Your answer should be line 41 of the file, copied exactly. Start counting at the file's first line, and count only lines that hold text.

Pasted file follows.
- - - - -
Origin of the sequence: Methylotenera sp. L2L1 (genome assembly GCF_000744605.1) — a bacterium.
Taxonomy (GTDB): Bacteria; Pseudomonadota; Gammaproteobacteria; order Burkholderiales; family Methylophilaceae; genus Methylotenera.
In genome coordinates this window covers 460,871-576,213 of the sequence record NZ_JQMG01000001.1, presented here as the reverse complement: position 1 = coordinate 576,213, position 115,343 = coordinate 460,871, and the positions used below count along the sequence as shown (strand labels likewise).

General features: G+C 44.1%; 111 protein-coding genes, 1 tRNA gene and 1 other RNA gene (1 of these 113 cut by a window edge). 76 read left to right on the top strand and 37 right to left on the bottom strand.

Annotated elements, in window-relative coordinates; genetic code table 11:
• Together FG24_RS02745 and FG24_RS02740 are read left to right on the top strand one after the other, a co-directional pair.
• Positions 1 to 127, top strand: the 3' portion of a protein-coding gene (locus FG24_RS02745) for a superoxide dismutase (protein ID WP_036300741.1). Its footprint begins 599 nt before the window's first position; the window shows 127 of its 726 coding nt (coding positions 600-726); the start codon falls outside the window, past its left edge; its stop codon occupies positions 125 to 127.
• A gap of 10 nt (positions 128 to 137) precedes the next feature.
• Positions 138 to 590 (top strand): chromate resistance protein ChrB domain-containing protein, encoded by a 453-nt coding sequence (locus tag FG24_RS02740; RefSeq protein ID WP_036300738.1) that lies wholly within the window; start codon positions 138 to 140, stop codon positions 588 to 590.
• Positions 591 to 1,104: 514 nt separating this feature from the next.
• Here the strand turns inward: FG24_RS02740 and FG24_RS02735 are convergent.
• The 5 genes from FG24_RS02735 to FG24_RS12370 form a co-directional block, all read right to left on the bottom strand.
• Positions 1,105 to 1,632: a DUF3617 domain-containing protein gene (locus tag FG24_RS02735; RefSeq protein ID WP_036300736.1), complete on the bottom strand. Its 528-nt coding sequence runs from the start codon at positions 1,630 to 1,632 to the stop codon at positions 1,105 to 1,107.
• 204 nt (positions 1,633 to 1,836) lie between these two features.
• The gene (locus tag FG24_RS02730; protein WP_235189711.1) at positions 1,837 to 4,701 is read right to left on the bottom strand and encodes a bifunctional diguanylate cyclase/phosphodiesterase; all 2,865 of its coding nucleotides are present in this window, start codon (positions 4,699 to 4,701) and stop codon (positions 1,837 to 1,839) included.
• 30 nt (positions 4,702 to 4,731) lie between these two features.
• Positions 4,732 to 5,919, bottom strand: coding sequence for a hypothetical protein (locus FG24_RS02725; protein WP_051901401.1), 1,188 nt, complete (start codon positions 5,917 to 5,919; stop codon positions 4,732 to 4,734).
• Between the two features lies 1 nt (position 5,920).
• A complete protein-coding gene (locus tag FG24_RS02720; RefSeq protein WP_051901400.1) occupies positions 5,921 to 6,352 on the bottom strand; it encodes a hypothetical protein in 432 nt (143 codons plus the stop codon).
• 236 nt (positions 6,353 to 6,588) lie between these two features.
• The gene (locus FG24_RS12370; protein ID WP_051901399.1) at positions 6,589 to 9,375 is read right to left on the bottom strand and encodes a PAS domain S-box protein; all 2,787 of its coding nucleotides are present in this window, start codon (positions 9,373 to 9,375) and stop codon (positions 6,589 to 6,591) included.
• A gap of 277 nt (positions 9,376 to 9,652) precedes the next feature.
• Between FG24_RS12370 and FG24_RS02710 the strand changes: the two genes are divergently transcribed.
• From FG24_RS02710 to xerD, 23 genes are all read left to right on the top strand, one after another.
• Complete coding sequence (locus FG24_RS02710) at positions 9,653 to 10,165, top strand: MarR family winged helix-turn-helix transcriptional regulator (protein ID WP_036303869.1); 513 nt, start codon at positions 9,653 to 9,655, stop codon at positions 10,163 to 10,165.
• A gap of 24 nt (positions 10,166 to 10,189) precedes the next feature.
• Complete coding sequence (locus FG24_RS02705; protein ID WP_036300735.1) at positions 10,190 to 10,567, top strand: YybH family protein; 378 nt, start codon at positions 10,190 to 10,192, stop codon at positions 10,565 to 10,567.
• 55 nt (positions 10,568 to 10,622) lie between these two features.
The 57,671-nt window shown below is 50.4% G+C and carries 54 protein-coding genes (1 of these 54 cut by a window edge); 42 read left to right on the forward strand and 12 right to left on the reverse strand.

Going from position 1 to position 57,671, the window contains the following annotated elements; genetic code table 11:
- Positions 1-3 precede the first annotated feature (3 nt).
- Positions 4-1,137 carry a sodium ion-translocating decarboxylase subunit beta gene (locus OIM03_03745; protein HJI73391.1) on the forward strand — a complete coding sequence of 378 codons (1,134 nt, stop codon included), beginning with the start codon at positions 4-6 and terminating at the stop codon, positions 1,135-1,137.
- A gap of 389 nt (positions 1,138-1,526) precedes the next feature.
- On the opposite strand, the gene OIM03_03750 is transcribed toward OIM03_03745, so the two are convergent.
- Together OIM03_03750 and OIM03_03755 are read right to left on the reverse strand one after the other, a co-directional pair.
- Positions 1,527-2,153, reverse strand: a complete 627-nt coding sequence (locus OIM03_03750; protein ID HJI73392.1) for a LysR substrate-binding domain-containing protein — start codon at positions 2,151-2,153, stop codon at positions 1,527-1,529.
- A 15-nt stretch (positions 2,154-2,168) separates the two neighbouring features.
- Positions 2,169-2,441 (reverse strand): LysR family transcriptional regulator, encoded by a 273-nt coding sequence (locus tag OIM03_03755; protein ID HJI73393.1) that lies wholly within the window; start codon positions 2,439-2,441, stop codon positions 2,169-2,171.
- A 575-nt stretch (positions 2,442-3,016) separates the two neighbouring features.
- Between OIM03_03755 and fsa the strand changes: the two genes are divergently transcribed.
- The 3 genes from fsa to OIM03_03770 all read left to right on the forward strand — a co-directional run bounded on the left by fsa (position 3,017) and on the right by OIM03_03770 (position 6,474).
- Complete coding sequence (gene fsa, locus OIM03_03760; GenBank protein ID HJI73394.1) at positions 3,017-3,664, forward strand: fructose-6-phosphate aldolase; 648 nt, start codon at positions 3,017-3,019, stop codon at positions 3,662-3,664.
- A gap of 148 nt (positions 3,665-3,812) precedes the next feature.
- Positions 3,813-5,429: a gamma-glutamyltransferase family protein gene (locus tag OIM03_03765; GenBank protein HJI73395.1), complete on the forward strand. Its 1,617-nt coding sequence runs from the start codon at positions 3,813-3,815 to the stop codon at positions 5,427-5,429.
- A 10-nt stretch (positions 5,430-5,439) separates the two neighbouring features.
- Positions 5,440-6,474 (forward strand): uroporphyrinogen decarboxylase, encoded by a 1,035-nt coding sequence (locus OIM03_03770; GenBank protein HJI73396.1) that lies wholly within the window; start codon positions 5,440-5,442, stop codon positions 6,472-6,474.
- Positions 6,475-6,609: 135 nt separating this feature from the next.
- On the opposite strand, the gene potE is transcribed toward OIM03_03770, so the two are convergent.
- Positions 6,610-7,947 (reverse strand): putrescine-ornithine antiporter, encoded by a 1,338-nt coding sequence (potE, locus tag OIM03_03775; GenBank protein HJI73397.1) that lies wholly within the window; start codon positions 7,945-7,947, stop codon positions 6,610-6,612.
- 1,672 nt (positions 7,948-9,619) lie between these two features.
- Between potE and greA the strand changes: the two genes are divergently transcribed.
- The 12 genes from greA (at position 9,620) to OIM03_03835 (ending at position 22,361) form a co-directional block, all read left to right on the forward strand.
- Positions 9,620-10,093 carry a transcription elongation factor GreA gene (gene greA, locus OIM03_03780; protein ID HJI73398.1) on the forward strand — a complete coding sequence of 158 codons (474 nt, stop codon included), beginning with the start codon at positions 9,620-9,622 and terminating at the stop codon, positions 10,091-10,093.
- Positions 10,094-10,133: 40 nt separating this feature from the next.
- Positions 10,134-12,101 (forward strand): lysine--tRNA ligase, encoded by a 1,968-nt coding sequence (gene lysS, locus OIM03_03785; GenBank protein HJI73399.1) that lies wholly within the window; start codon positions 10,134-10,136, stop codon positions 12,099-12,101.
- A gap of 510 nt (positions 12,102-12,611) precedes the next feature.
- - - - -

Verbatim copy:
- The 3 genes from fsa to OIM03_03770 all read left to right on the forward strand — a co-directional run bounded on the left by fsa (position 3,017) and on the right by OIM03_03770 (position 6,474).